Global oil and gas investments will expand by $26 billion this year as the industry continues its protracted recovery from the worst of the pandemic and the hurdles imposed by the Omicron variant. An analysis by Rystad Energy projects overall oil and gas investments will rise 4% to $628 billion this year from $602 billion in 2021.
A significant factor behind the increase is a 14% increase in upstream gas and LNG investments. These segments will be the fastest-growing this year, with a jump in investments from $131 billion in 2021 to around $149 billion in 2022. Although this falls short of pre-pandemic totals, investments in the sector are expected to surpass 2019 levels of $168 billion in just two years, reaching $171 billion in 2024.
Upstream oil investments are projected to rise from $287 billion in 2021 to $307 billion this year, a 7% increase, while midstream and downstream investments will fall by 6.7% to $172 billion this year.
“The pervasive spread of the Omicron variant will inevitably lead to restrictions on movement in the first quarter of 2022, capping energy demand and recovery in the major crude-consuming sectors of road transport and aviation. But despite the ongoing disruptions caused by Covid-19, the outlook for the global oil and gas market is promising,” says Audun Martinsen, head of energy service research at Rystad Energy.
Drilling further into the numbers, global shale investments are forecasted to surge 18% in 2022, reaching $102 billion in 2022 compared with $86 billion in 2021. Offshore investments are set to increase 7%, from $145 billion to $155 billion, while conventional onshore will jump 8%, from $261 billion to $290 billion.
Regionally, Australia and the Middle East stand out, with Australia likely to see a jump in investments of 33%, thanks to greenfield gas developments. In the Middle East, investments will rise by an anticipated 22% this year as Saudi Arabia boosts its oil export capacity and Qatar expands production and export capacity of liquefied natural gas (LNG).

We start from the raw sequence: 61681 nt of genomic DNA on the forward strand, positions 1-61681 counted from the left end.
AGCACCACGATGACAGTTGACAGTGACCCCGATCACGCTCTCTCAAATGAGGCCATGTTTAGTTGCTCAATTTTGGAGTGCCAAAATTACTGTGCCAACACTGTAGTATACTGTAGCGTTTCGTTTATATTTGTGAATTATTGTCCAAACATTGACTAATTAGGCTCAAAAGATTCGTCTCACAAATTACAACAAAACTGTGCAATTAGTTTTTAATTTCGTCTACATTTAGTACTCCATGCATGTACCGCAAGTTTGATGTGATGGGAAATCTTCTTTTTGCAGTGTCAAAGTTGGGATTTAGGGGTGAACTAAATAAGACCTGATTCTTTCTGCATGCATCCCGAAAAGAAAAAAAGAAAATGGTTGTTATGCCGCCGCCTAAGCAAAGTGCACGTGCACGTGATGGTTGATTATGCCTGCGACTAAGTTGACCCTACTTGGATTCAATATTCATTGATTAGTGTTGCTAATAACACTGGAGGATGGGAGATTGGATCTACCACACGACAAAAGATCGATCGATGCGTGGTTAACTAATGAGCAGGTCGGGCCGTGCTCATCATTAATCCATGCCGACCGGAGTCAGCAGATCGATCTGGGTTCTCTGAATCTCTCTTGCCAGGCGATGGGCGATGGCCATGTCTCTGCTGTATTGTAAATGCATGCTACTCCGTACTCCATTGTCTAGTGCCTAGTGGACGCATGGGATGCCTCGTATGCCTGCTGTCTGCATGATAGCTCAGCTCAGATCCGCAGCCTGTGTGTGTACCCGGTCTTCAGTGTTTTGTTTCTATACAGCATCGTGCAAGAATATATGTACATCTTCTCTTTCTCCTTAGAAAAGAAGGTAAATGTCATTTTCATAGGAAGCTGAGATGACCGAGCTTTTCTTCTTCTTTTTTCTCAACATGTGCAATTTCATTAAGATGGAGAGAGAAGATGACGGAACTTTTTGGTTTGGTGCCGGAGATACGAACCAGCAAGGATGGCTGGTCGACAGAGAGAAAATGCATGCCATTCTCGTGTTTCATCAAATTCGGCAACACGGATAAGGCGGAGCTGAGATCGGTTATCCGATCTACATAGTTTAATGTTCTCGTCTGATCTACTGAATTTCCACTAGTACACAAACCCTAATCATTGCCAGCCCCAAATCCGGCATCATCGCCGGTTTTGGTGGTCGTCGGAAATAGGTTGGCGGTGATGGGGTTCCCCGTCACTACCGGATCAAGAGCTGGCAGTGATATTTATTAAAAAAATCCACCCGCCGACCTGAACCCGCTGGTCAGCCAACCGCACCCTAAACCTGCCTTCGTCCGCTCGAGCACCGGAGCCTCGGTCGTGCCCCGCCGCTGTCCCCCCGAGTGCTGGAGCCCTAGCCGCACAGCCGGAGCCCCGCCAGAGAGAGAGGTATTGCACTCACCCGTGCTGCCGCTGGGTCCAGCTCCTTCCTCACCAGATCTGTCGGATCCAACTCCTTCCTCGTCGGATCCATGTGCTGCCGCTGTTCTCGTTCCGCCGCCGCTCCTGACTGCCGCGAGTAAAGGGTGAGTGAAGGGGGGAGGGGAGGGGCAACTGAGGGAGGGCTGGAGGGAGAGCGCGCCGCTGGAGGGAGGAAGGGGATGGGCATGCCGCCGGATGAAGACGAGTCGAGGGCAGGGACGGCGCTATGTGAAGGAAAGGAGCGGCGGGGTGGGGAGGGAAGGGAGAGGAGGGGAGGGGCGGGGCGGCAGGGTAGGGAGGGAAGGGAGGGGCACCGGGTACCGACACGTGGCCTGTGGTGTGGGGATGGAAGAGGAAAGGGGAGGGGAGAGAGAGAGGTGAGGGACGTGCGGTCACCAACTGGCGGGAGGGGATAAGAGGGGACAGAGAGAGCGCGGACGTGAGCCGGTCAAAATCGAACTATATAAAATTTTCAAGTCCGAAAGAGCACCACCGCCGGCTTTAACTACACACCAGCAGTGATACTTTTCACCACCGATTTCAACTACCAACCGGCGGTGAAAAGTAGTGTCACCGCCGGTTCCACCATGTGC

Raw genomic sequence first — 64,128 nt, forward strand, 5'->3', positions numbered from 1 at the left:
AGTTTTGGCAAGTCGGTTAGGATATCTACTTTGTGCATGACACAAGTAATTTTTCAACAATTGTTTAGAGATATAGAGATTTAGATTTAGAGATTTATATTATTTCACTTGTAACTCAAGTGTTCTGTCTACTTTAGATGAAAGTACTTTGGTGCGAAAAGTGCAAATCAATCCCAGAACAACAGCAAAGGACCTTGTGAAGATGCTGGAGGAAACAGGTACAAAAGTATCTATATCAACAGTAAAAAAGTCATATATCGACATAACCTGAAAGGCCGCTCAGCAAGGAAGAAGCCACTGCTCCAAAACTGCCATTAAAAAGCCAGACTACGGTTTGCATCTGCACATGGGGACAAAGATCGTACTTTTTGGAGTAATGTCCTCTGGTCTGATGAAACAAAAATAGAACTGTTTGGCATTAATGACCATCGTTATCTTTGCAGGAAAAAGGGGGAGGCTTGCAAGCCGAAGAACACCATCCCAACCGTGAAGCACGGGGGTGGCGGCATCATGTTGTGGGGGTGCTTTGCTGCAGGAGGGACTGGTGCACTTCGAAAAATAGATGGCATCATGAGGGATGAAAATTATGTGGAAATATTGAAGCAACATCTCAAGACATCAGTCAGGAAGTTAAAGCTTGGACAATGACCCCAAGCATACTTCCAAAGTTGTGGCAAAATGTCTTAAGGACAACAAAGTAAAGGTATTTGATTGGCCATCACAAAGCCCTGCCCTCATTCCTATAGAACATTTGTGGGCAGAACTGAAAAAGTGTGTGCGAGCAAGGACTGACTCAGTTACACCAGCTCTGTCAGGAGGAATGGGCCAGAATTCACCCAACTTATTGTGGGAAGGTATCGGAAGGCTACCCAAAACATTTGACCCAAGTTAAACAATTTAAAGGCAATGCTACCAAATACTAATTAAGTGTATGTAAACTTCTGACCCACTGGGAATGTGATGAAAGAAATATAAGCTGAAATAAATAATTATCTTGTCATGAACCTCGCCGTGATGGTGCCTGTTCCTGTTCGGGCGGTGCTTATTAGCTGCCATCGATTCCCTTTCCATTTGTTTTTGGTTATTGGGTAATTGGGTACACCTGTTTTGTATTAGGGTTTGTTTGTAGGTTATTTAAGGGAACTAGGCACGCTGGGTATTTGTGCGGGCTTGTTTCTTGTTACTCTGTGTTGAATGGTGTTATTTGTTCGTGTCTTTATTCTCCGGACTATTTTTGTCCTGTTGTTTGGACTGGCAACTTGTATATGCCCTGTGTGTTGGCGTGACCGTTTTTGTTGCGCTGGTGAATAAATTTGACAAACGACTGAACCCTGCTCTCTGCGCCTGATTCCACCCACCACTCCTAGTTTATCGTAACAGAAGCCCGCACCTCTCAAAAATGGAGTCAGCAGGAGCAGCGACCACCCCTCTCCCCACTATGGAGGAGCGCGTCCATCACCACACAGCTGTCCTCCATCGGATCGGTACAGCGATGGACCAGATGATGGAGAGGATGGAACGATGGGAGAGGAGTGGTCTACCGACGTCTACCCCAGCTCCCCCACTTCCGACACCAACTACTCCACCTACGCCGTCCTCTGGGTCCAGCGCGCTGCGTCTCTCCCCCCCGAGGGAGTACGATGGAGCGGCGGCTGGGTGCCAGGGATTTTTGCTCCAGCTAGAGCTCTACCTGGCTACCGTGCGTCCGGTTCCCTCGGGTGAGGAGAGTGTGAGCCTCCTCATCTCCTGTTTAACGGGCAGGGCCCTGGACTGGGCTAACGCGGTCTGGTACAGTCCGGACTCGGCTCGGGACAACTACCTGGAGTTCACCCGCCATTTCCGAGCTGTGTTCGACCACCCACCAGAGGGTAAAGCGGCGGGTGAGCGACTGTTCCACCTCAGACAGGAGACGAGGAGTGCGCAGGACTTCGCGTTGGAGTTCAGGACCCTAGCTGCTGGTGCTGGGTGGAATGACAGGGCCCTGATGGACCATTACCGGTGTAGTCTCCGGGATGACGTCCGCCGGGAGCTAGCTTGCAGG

This year’s investment growth is very much pre-programmed by the $150 billion worth of greenfield projects sanctioned in 2021, up from $80 billion in 2020. Sanctioning activity in 2022 is likely to closely match 2021 levels, with a similar amount of project spending to be unleashed over the short to medium term.
Sanctioning activity is set to rebound in North America, with over $40 billion worth of projects due for sanctioning in 2022. Six LNG projects are expected to receive the green light, five in the United States and one in Canada. Offshore projects will also provide ample opportunities for contractors as TotalEnergies’ North Platte project enters the final stage of its tender process and LLOG Exploration’s Leon and Chevron’s Ballymore developments in the US Gulf of Mexico look to proceed to the development phase in 2022. For Africa, however, 2022 is expected to be another quiet year with expected sanctioned projects worth a comparatively small $5 billion.
When it comes to offshore field sanctioning, there are around 80 projects worth a total of $85 billion in the global approvals pipeline for 2022. Of these, 10 are floating production storage and offloading units (FPSO), 45 involve subsea tiebacks, and 35 are grounded platforms. Latin America and Europe will be responsible for around 24% each of the total offshore sanctioning values next year, with deepwater expansions expected in Guyana and Brazil and Norway following recent tax changes.
The number of sanctioned offshore projects is expected to rise year-over-year but will remain little changed when measured by capital commitments. An outstanding concern for 2022 is execution challenges related to the pandemic and increased inflationary costs for steel and other input factors. These are likely to make operators mildly cautious regarding significant capital commitments. In addition, major offshore operators are being challenged on their portfolio strategy as the energy transition unfolds, with many exploration and production companies already directing investment budgets to low-carbon energy sources.
For offshore contractors, the energy transition could be advantageous for wind power developments. Spending in the offshore wind sector reached almost $50 billion last year, double the 2019 levels. By 2025, we expect offshore wind investments will rise to $70 billion as demand for clean energy surges. By contrast, the offshore oil and gas sector is set to face a challenging energy transition period with oil demand likely to peak in the next five years, capping offshore investment at about $180 billion in 2025.